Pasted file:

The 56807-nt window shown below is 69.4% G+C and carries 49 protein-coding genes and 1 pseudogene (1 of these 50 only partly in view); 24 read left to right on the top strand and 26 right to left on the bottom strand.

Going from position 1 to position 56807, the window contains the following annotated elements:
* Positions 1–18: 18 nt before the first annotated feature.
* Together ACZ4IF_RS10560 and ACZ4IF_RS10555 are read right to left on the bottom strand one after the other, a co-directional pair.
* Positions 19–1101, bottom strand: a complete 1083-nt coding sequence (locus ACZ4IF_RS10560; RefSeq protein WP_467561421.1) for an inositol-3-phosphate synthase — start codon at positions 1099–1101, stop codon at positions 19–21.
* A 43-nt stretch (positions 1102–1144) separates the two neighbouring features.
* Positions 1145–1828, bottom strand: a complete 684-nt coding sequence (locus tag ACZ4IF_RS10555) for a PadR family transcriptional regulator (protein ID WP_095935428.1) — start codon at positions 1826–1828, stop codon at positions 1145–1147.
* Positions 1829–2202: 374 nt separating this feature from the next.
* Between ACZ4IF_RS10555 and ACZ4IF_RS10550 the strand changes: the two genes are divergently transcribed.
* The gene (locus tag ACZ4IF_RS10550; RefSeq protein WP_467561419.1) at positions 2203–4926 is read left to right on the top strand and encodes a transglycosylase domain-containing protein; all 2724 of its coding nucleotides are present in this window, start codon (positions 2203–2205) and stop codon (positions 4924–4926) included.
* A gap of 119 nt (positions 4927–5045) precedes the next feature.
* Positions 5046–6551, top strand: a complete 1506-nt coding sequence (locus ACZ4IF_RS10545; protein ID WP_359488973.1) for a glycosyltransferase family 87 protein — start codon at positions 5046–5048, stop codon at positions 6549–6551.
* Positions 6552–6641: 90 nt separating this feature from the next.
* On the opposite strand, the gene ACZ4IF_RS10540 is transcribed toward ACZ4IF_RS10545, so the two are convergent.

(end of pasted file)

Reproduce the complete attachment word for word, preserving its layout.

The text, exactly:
The 56807-nt window shown below is 69.4% G+C and carries 49 protein-coding genes and 1 pseudogene (1 of these 50 only partly in view); 24 read left to right on the top strand and 26 right to left on the bottom strand.

Going from position 1 to position 56807, the window contains the following annotated elements:
* Positions 1–18: 18 nt before the first annotated feature.
* Together ACZ4IF_RS10560 and ACZ4IF_RS10555 are read right to left on the bottom strand one after the other, a co-directional pair.
* Positions 19–1101, bottom strand: a complete 1083-nt coding sequence (locus ACZ4IF_RS10560; RefSeq protein WP_467561421.1) for an inositol-3-phosphate synthase — start codon at positions 1099–1101, stop codon at positions 19–21.
* A 43-nt stretch (positions 1102–1144) separates the two neighbouring features.
* Positions 1145–1828, bottom strand: a complete 684-nt coding sequence (locus tag ACZ4IF_RS10555) for a PadR family transcriptional regulator (protein ID WP_095935428.1) — start codon at positions 1826–1828, stop codon at positions 1145–1147.
* Positions 1829–2202: 374 nt separating this feature from the next.
* Between ACZ4IF_RS10555 and ACZ4IF_RS10550 the strand changes: the two genes are divergently transcribed.
* The gene (locus tag ACZ4IF_RS10550; RefSeq protein WP_467561419.1) at positions 2203–4926 is read left to right on the top strand and encodes a transglycosylase domain-containing protein; all 2724 of its coding nucleotides are present in this window, start codon (positions 2203–2205) and stop codon (positions 4924–4926) included.
* A gap of 119 nt (positions 4927–5045) precedes the next feature.
* Positions 5046–6551, top strand: a complete 1506-nt coding sequence (locus ACZ4IF_RS10545; protein ID WP_359488973.1) for a glycosyltransferase family 87 protein — start codon at positions 5046–5048, stop codon at positions 6549–6551.
* Positions 6552–6641: 90 nt separating this feature from the next.
* On the opposite strand, the gene ACZ4IF_RS10540 is transcribed toward ACZ4IF_RS10545, so the two are convergent.